As the Israelis and Palestinians battle over land that both claim as their own, American futurists (dispensationalists) side with the Israelis, claiming the Bible is on their side. Indeed, did not God promise Abraham: “All the land which you see, to you will I give it, and to your seed forever” (Gen. 13:15). Forever. “It is because of such verses,” says futurism, “that Israel is again in their land today and must inhabit it during the coming millennium. Prophetic promises must be fulfilled.”
But wait a minute. They tell us to expect the literal fulfillment of God’s “forever” promise, right? Now, what if I would tell my bride, “I’m yours forever.” Then I would live with her for 15 years. After that I go to live with another woman for 20 years. Finally I come back to my original bride and tell her, “Since I promised to live with you forever, here I am again.” Does that make sense? Futurism says Israel must live in the Promised Land now, and then also during the millennium, in order to fulfill the “forever” promise. But what about nearly 1,900 years, from A.D. 70 to 1948, when there was no Jewish nation in Palestine? What happened to “forever” during nearly two millennia?
Did God fail to keep His promise? We need to read the fine print. The promise had conditions! God never said that “forever” was unconditional. God never implied that Israel could behave as they pleased and still continue to claim the “forever” promise.
In fact, before Moses died, he solemnly warned the children of Israel: “When you shall beget children… and you shall have remained long in the land… and shall do evil in the sight of the Lord your God, to provoke him to anger… you shall soon utterly perish from off the land… and the Lord shall scatter you among the nations” (Deut. 4:25-27).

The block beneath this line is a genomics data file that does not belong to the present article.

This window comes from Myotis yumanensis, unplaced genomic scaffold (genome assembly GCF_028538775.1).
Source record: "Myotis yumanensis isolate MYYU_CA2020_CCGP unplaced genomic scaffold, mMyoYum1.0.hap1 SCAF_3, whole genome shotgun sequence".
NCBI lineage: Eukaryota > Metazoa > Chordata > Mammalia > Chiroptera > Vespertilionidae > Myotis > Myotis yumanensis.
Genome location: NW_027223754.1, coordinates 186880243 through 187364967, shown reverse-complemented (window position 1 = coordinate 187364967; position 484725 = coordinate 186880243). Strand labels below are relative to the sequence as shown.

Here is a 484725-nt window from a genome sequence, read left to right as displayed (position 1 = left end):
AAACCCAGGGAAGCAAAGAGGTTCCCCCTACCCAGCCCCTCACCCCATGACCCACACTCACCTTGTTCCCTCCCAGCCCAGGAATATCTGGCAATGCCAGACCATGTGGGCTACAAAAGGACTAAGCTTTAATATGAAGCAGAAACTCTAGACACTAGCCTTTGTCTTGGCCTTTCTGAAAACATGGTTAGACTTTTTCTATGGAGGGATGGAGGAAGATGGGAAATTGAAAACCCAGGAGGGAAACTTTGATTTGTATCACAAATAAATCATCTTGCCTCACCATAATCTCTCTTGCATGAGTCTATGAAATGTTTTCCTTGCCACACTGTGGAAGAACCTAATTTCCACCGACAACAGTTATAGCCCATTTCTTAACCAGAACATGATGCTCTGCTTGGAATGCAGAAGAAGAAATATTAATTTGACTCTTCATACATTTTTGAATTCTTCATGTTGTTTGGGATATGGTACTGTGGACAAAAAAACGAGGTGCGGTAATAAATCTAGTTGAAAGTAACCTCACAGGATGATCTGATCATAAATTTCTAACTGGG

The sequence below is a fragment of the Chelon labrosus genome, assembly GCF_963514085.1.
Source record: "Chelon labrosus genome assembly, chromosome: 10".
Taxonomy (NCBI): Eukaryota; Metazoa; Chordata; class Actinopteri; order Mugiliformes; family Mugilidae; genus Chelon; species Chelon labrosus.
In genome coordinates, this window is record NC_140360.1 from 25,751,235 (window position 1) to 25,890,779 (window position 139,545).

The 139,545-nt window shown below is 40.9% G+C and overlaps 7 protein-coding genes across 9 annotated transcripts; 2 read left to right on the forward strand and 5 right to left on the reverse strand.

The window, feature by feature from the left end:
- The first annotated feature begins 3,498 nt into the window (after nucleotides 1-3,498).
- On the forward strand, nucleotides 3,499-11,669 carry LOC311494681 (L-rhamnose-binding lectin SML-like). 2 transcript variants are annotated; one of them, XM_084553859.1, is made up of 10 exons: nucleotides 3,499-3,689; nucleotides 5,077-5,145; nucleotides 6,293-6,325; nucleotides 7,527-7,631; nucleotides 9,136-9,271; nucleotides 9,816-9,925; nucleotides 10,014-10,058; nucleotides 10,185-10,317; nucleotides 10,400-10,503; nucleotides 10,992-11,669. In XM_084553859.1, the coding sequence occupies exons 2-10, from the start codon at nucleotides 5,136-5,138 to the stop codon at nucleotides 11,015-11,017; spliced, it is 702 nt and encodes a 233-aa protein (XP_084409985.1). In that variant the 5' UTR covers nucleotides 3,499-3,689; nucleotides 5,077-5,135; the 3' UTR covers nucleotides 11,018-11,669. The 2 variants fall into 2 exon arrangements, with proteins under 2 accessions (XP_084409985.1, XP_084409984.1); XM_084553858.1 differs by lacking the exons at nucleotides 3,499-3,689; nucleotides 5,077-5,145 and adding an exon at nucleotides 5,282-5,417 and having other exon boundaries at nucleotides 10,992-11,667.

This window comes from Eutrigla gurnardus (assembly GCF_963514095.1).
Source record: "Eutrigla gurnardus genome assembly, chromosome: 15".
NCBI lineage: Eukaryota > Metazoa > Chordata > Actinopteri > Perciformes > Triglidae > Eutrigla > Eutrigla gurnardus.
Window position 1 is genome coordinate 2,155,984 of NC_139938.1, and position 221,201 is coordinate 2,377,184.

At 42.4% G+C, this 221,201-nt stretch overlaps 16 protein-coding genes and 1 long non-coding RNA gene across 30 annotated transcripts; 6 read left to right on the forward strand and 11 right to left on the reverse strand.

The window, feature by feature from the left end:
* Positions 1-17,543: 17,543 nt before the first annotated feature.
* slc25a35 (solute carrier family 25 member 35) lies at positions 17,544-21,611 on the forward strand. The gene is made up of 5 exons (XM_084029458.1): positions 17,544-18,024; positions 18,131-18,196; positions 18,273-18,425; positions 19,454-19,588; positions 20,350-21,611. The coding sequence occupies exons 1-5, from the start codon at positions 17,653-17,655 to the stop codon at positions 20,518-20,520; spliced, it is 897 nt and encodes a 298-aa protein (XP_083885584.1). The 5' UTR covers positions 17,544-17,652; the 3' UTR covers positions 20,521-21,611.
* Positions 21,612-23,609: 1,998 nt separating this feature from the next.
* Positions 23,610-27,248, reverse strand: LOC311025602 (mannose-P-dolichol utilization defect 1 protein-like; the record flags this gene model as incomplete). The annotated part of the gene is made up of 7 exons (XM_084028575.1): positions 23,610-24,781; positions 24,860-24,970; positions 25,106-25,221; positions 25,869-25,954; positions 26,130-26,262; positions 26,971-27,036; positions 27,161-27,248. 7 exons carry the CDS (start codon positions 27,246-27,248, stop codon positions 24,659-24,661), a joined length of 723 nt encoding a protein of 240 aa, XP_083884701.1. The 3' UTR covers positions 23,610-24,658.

When Solomon built that magnificent temple, God told him: “If you shall at all turn from following me, you or your children… then will I cut off Israel out of the land which I have given them” (1 Kings 9:6-7).
Many such warnings could be cited. History shows that Israel did not heed the warnings and that God kept His word. In 722 B.C., God used the Assyrians to expel the Northern Kingdom of Israel from the Land of Promise, never to return as a political entity. Less than a century and a half later, God used the Babylonians to do the same to the Southern Kingdom of Judah. In the case of Judah, God told the people through Jeremiah that the captivity would be for 70 years. God had plans to bring the Messiah into the world and He needed Judah in their land to accomplish that.
But then came the ultimate sin: the leaders of Israel, and Israel as a nation, rejected their own Messiah, the Son of God. Peter charged them on the day of Pentecost: “Him… you have taken, and by wicked hands have crucified and slain” (Acts 2:23). The end result was the destruction of Jerusalem in A.D. 70, the removal of the Jews from Palestine, and the scattering of the Jews throughout the entire world — just as God had warned. They did not return in significant numbers for nearly 1,900 years.
“Forever” had conditions; and no matter what the Jews have done since 1948, they have already failed to have possession of Palestine, Canaan, the Promised Land “forever.” No supposed possession of Palestine for “the millennium” can fulfill the “forever” promise. The historical fact remains that the Jews have not — have not — dwelt in Palestine “forever.” Why did they not? Jehovah clearly attached conditions to the prophetic promise, and the children of Israel failed to keep those conditions.